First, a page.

On June 14, 2013, Governor Rick Perry signed legislation, which for the first time authorizes domestic captive insurers in Texas. The bill, known as SB 734, allows Texas businesses to realize the advantages, including tax benefits, of forming and operating a “pure” captive insurance company without the burden and cost associated with an out-of-state captive.
For those companies that already have a foreign captive in a state with pre-existing captive enabling legislation, the statute provides for redomestication to Texas for those captives meeting the standards set forth in SB 734. As a significant additional incentive, the bill authorizes the Texas Commissioner of Insurance (the “Commissioner”) to “postpone or waive the imposition of any taxes or fees under this code for a period not to exceed two years for any foreign or alien captive insurance company redomesticating to this state.”
Here are a few of the significant provisions from SB 734, which will be codified at Chapter 964 of the Texas Insurance Code.
- Scope of Authorized Coverage. Texas captives may directly insure any risk of a parent or affiliate company, except life insurance, annuities, accident and health insurance (other than ERISA benefits), title insurance, mortgage insurance, financial guaranty insurance, residential property insurance, personal automobile insurance, and worker’s compensation insurance. Chapter 964 captives may also issue certain reimbursement and reinsurance policies, including for certain employee benefit plans, liability insurance, workers’ compensation and employers’ liability coverage.
- Capital, Surplus and Reserve Requirements. The amount of capital and surplus required of any Texas captive will be determined by the Commissioner based on certain defined criteria, subject to a minimum of $250,000. Necessary reserves will be determined on the basis of estimated losses and anticipated adjustment expenses for claims known at the time of reporting.
- Domestication Requirement. To receive a certificate of authority, (1) the captive’s parent or affiliates must have significant operations in Texas; (2) at least one board member must be a Texas resident; (3) the captive must hold at least one board meeting annually in Texas; and (4) the captive must maintain its principal office and books and records in Texas, subject to exceptions.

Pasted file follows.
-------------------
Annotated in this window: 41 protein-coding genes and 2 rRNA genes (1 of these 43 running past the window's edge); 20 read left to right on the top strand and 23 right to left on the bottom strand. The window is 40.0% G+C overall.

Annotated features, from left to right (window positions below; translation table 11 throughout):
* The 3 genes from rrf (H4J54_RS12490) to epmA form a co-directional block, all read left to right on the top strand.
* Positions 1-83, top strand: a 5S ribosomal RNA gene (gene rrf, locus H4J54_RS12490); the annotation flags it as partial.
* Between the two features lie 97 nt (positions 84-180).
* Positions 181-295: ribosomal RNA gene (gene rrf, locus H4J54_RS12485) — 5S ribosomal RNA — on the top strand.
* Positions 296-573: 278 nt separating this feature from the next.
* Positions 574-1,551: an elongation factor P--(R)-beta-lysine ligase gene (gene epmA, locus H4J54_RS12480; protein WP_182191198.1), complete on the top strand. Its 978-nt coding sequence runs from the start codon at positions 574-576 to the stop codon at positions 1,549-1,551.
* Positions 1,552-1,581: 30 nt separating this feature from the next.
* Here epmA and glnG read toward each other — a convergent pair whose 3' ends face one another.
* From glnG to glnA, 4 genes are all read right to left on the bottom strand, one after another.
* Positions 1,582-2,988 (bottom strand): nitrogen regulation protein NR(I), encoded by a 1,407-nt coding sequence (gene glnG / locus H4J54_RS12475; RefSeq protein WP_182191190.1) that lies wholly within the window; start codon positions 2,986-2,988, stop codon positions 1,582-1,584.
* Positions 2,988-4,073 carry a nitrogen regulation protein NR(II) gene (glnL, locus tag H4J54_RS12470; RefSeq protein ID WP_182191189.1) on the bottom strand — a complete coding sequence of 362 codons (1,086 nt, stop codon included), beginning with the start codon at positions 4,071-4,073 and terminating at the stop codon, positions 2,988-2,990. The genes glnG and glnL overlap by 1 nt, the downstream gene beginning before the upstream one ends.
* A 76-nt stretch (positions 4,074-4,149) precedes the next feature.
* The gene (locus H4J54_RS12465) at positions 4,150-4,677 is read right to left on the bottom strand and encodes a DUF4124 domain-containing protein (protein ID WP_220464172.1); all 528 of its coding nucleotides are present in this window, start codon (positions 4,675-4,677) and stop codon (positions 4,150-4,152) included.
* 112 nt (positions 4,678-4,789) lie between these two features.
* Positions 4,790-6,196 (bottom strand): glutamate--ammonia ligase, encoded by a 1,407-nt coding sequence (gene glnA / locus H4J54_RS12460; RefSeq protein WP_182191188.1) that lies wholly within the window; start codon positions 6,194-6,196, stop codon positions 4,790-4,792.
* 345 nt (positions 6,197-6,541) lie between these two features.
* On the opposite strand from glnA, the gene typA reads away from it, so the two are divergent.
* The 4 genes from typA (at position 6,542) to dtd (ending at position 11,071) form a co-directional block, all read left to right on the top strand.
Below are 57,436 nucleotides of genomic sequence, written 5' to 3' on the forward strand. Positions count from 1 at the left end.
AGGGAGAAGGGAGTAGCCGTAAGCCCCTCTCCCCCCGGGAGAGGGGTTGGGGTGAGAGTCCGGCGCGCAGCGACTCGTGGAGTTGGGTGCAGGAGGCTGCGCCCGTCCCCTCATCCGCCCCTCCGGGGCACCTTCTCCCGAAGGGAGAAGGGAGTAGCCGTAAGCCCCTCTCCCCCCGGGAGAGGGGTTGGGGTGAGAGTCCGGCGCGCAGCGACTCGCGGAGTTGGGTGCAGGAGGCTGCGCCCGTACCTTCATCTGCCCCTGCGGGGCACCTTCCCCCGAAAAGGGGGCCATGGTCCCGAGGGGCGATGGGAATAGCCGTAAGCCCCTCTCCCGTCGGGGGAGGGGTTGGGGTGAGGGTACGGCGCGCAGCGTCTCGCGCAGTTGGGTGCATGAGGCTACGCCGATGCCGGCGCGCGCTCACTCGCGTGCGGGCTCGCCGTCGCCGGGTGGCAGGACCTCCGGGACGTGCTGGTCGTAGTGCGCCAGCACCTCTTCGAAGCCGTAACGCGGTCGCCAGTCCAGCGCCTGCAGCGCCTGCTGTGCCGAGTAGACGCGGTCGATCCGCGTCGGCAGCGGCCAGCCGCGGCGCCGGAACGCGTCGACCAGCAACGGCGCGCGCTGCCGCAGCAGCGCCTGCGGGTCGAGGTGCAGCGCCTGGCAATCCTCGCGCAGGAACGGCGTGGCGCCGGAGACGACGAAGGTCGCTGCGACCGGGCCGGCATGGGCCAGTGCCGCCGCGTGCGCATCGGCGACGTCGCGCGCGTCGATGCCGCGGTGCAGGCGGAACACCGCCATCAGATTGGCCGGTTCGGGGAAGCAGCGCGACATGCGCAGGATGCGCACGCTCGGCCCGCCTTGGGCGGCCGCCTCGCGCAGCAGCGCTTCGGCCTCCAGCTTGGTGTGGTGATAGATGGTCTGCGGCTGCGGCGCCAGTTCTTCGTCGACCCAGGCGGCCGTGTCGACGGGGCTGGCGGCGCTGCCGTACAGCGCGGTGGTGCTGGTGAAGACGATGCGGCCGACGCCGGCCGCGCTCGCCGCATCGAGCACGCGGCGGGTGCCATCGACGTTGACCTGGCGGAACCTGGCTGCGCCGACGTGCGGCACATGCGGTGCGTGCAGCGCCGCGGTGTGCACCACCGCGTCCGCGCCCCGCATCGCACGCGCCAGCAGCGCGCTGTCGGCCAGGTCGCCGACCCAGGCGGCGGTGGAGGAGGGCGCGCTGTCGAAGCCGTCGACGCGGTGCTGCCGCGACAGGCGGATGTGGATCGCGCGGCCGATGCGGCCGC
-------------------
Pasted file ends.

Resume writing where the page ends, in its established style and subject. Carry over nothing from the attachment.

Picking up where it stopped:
- Reporting Obligations. Texas captives must file audited annual financial reports stating the company’s financial condition and in some cases, where the captive is reporting on a fiscal year-end basis, a balance sheet, income statement and statement of cash flows. Information provided by a captive to the Commissioner under Chapter 964 is deemed to be confidential and privileged, including for purposes of responding to a subpoena or as evidence in civil litigation.
- Investment Limitations. Texas captives are not subject to limitations on allowable investments, except for (1) loans to parents/affiliates, which require the prior approval of the Commissioner; and (2) investments that threaten the solvency or liquidity of the captive.
- Texas Insurance Guaranty Associations. Texas captives are prohibited from contributing to or receiving benefits from any guaranty or insolvency fund in the state.
- Premium and Maintenance Taxes. Section 223A of the Texas Insurance Code will be amended to provide for an annual tax equal to half of one percent (0.5%) on the captive’s taxable premiums, subject to a minimum tax of $7,500 and a maximum tax of $200,000. Those insurers required to pay premium taxes under Section 223A in a given year are exempt from franchise taxes for the same period. Captives are also subject to maintenance taxes on gross premiums as applicable to the individual lines of business written by the captive.